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FOR IMMEDIATE RELEASE
April 9, 2009
Kevin Coburn, Director of Communications
802-287-8926
coburnk@greenmtn.edu

Chickens Move into New Sustainable Home
at College Farm


POULTNEY, VT—With 130 feet square feet of living space it’s not palatial, but you can’t beat the price. The entire building cost roughly $2000 to construct, about $15 per square foot. And the views of surrounding farmland are terrific!

The house was just completed by faculty, staff and students at Green Mountain College, a four-year liberal arts school that emphasizes environmental sustainability throughout its curriculum. And it’s just the right size for the current inhabitants: 100 six-week old chicks.

“It’s constructed mostly from local materials,” said assistant professor of environmental studies Lucas Brown of the new structure. “The lumber comes from white pine that was milled in town and the foundation and floor is made of slate supplied by a local quarry.” The only concessions to non-local building materials are the roofing fasteners and hardware.

The chicken house was built off the side of a solar greenhouse on the College’s Cerridwen Farm and represents a collaborative effort between Brown’s ecological design class and the student farm crew working under the direction of farm manager Ken Mulder. “This is a good example of a GMC project that involves multiple disciplines,” said Mulder. “Students learn about eco design and how to creatively use local materials. The chicken house contributes to our overall efforts at the farm: avoiding fossil fuels and practicing sustainable agriculture.”

The chicken house and greenhouse are designed as an integrated system: excess carbon dioxide from the chicken coop will supplement CO2 in the greenhouse. This will boost plant growth as sealed greenhouses can become low in CO2. Also, according to Mulder, heat generated by the chickens will result in faster growing plants in late fall and early spring. Future plans include collecting rainwater from roof runoff to be used for watering livestock or irrigation.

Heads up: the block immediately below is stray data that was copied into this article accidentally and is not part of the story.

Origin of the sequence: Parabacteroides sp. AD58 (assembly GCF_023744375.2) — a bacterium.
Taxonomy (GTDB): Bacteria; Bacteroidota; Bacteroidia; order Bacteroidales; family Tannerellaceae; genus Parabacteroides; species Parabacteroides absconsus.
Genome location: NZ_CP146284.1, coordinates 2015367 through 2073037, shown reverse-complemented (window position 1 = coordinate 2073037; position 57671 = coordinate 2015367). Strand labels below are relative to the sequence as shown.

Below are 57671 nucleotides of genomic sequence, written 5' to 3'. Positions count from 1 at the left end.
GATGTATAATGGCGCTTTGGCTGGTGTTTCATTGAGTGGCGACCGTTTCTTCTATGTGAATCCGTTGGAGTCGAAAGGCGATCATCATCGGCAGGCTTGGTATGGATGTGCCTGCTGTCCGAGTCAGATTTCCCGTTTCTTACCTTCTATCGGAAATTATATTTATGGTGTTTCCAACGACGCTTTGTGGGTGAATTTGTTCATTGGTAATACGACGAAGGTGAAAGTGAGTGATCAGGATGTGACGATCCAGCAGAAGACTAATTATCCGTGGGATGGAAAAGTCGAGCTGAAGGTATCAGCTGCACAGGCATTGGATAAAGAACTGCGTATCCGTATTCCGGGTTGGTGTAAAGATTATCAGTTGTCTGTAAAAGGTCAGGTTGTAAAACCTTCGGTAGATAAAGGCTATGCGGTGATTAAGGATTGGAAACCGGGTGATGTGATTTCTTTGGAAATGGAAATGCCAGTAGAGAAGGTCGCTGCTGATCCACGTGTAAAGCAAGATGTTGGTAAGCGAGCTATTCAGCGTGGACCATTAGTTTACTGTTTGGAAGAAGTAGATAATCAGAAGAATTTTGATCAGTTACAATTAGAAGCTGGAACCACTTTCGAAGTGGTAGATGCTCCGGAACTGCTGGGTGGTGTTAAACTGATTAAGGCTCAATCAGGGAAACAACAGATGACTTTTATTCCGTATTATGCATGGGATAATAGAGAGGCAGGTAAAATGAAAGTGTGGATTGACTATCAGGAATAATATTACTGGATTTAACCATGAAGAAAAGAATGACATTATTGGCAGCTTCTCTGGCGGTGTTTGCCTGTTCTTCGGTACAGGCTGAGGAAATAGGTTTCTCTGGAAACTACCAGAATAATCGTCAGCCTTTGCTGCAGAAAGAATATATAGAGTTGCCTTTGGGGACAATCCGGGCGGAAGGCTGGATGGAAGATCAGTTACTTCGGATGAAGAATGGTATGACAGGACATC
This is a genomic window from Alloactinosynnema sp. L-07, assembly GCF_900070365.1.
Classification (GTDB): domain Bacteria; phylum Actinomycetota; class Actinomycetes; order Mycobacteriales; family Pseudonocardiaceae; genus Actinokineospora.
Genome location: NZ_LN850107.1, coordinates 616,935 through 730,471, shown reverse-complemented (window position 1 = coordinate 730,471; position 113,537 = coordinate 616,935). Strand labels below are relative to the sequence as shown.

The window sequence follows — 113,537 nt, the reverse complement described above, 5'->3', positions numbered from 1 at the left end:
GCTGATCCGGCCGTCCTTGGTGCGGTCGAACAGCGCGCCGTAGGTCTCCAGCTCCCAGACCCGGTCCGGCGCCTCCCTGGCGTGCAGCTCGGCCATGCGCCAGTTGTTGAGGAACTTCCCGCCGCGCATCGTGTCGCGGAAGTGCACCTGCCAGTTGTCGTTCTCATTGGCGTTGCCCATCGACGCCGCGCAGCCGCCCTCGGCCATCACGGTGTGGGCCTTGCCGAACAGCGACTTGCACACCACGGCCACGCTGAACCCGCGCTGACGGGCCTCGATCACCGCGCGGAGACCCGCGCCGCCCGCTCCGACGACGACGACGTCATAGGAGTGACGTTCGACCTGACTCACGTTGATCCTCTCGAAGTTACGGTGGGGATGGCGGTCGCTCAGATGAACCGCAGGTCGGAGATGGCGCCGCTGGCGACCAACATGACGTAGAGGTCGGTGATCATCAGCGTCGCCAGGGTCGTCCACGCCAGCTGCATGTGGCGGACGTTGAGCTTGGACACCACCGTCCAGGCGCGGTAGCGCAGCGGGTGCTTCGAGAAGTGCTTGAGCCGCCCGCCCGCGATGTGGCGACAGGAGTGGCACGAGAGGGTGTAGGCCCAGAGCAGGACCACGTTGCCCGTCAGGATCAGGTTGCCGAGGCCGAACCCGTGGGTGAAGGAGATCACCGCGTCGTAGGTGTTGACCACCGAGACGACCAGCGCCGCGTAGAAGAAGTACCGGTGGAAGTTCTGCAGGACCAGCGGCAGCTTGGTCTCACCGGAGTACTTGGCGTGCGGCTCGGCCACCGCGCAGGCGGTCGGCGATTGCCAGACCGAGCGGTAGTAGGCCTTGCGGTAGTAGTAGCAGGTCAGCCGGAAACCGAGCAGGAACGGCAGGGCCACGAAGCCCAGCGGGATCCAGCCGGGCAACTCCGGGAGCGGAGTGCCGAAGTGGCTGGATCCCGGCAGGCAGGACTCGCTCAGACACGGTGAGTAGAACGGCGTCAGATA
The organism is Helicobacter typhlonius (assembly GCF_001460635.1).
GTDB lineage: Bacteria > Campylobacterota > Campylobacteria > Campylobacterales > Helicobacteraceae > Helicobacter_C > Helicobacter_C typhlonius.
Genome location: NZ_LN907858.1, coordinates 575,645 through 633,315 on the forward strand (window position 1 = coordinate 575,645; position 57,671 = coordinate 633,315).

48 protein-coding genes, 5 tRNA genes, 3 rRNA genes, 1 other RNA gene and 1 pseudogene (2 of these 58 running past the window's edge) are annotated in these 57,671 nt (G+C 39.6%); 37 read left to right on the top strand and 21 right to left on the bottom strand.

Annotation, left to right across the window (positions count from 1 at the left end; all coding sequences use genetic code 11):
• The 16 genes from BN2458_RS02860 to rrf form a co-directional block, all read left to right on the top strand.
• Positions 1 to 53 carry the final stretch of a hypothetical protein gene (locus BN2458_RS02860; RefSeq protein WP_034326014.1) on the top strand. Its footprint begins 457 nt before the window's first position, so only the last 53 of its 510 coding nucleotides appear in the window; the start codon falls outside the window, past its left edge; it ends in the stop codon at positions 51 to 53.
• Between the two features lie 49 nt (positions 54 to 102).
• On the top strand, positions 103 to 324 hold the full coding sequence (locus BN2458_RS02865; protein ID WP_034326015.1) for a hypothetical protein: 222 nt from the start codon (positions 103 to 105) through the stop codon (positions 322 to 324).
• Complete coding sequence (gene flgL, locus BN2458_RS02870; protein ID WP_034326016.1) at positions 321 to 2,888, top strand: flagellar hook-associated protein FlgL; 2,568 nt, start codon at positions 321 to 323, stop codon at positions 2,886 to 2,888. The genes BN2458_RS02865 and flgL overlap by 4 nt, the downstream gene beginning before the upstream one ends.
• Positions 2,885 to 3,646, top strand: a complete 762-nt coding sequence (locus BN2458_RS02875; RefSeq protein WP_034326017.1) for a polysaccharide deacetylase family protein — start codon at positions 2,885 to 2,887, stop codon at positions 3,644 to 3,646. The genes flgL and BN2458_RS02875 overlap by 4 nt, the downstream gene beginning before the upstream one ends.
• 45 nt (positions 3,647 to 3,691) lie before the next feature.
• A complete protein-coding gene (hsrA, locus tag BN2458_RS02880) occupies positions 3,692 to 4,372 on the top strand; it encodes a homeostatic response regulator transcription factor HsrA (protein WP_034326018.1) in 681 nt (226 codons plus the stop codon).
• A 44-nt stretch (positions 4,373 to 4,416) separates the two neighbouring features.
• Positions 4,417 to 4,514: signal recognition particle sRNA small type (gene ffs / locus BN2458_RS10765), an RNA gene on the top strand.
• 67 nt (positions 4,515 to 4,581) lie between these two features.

Brown thinks the house is a good model for the College’s REED (Renewable Energy and EcoDesign) certificate program, open to GMC undergraduates in any academic major. “Excessive energy use and consumption of resources are prompting builders and architects to reexamine the whole built environment,” said Brown. “This program is designed to help students explore the renewable energy and green building fields within an already rich interdisciplinary education.”

REED certification requires enrollment in a 22-credit program students can complete along with their major program of study within four years. A big part of the program is an external three-credit practicum where students get hands-on training in building and energy systems. Students will choose from a number of programs including two cutting edge practitioners in the field of renewable energy and design/build. The Yestermorrow Design/Build School in Warren, Vt., provides hands-on experience integrating design and craft, bridging the gap between architect and builder. Solar Energy International is a Colorado-based school that shows how renewable energy resources like the sun, wind, and water can be used for sustainable energy systems that are practical, reliable, cost efficient, and environmentally sound.

“What I loved about the project was students and faculty working together to solve little design problems along the way,” Allie Kraushaar, one student in Brown’s class who participated in the wood framing and installing the slate floor of the structure. “It was a fantastic hands-on learning experience.”


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